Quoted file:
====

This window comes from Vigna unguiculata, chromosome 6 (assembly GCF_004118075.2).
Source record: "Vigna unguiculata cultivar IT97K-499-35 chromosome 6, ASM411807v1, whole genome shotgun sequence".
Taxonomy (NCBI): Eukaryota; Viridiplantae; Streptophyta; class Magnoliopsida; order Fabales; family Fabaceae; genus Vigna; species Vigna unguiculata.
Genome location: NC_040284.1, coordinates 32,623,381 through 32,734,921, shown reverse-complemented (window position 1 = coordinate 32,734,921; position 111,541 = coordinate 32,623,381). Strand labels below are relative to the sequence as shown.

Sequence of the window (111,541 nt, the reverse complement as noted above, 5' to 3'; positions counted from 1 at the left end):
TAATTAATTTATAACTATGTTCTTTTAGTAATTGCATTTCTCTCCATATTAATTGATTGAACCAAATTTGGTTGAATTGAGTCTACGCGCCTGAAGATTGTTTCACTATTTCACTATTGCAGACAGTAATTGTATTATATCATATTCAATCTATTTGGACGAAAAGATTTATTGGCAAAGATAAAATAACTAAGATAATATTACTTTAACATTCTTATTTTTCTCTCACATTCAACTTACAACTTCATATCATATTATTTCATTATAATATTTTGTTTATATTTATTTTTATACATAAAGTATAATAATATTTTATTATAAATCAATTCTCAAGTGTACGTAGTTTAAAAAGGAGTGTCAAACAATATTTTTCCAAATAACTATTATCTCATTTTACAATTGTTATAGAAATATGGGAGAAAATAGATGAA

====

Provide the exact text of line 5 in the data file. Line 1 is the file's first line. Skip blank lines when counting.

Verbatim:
Sequence of the window (111,541 nt, the reverse complement as noted above, 5' to 3'; positions counted from 1 at the left end):